Thursday, July 02, 2015


My mom died.
She had cancer.  In the spring, she had rallied after finally getting her surgery, and it seemed like she'd get those 5 years the doctors predicted if she went into remission.  We went out for her birthday and she ate her whole meal and we had a great time.  A month later, for mother's day, she was sicker than ever.  Her cancer came "roaring" back and was very "aggressive" (quotes from her oncologist).  Basically over a week, all the abdominal swelling came back, and her cancer number in her blood went from around 200 to well over 600.  She started vomiting shortly after that, since the cancer was strangling her digestive system.  She was too sick for chemotherapy.
At the end of May, she called me because she had been outside with her dog and fainted, hitting her head and smashing out several teeth.  I had her taken to hospital in an ambulance, where we discovered she had fractured her jaw and several other teeth.  An oncologist visited her and said it was very possible she would never eat again but that she could live worse case 6 months and best case 2 years if they could get her strong enough to go back onto chemo.
She was sent home after 8 days on TPN, which is IV nutrition.  I had to be trained on how to hook her up every night and unhook her 14 hours later.  The out of pocket cost was $1000 a week.  It would have been $180 more a day if I had nurses come in and do it.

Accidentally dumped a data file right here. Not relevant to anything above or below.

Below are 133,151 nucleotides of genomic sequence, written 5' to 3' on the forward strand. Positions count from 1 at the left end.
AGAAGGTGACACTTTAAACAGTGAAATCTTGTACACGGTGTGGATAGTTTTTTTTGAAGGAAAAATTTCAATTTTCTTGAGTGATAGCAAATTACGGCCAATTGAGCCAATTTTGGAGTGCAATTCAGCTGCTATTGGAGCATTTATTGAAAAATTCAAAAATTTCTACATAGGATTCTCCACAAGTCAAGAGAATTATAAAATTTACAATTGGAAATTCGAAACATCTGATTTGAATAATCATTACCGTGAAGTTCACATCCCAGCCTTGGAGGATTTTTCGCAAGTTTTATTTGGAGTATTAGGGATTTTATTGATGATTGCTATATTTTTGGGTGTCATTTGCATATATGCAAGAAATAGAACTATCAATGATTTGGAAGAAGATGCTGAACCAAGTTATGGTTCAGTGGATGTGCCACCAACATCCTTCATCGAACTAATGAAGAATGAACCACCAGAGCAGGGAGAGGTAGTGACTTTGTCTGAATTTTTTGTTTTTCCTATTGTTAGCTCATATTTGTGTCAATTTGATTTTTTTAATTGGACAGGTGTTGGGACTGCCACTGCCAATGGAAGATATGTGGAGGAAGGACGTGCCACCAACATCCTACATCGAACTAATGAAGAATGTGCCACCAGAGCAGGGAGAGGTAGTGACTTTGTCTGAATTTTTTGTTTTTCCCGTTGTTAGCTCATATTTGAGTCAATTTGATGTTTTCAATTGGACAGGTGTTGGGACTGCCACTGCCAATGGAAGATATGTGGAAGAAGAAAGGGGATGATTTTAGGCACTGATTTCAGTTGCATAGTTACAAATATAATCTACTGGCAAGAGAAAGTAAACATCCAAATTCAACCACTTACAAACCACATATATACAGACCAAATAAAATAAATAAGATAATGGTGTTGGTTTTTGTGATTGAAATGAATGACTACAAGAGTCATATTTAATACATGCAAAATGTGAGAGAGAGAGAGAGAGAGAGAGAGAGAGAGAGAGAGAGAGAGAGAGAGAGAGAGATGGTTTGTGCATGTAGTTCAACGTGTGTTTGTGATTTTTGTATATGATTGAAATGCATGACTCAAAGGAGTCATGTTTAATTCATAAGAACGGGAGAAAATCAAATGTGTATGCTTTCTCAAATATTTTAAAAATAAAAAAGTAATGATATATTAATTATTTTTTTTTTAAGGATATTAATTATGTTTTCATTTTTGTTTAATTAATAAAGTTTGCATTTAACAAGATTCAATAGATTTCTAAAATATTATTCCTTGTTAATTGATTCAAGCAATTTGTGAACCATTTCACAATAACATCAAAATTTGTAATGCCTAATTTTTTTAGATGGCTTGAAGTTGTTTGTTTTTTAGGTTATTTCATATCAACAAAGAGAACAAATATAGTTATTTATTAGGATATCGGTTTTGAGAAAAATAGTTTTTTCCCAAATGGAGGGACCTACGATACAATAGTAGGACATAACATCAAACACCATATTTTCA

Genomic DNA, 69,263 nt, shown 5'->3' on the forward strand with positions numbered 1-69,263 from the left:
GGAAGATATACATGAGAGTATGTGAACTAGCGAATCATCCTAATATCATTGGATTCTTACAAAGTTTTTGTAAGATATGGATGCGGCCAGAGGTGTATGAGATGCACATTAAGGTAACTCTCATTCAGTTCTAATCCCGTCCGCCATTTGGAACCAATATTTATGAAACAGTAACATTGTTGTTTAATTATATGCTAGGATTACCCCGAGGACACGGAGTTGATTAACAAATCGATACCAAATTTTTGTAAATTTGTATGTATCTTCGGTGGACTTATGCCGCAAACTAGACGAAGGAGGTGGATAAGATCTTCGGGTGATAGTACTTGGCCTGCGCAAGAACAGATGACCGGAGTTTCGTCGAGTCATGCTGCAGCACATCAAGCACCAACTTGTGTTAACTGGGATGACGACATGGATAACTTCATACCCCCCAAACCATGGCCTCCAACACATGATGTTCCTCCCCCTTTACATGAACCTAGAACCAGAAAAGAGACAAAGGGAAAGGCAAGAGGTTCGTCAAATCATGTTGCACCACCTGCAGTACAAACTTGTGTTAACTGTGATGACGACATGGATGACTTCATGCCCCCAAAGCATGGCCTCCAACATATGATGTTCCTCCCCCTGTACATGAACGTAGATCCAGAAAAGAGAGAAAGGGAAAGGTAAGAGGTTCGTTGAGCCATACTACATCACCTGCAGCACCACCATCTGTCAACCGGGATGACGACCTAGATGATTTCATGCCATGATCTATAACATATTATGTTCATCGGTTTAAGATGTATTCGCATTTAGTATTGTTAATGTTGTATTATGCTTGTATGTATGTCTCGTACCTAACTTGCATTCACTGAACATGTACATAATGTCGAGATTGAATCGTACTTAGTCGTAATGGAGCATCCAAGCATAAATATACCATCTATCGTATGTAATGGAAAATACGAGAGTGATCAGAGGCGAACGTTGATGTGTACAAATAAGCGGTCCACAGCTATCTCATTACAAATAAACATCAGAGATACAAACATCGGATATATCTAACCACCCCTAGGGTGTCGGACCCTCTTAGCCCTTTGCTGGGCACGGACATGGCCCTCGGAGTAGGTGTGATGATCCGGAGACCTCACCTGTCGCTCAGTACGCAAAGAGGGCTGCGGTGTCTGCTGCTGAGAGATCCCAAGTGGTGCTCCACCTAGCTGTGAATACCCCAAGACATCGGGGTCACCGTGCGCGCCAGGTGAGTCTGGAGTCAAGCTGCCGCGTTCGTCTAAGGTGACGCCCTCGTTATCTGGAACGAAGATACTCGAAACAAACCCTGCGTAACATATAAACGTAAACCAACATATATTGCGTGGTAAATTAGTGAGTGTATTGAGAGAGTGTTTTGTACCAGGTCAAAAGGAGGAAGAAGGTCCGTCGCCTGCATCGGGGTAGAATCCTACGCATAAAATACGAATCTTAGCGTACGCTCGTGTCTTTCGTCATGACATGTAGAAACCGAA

Meanwhile her oncologist was trying every prescription known to man to try to get her to stop vomiting--one day I spent $150 (copay!) on two prescriptions that didn't work.
(I'm not whining about the cost, just appalled that it was so expensive and did so little.  I wish it had worked.)
My husband and I were there 3 times on her last day alive.  When we left, she was trying to eat some Italian ice.  She said she felt weak, and was using her cane, but she was hardly vomiting and maybe the newest medicine was working.
I came back at my usual time a few hours to hook up her IV for the night and she was on the floor, cold and dead.  Initially I was told she hit her head and broke her neck.  But although she had a very big head wound, there was almost no blood, and the mortician said her neck wasn't broken.  I think she had a catastrophic incident--a blood clot, aneurysm, stroke, heart attack--and she was dead before she hit the floor.  She didn't suffer, she probably didn't even know.
But I suffered, to find her like that.  To have lost her 4 days after someone said 6 months.  To have to clean out her house in less than a month, to sort through her life, my dad's life, my life, the house where I was born and lived for 25 years.
I gave her dog to an old friend of mine and added her cat to my crazy cat lady home.
There's something in me that's broken right now.  I might not be around for a while.

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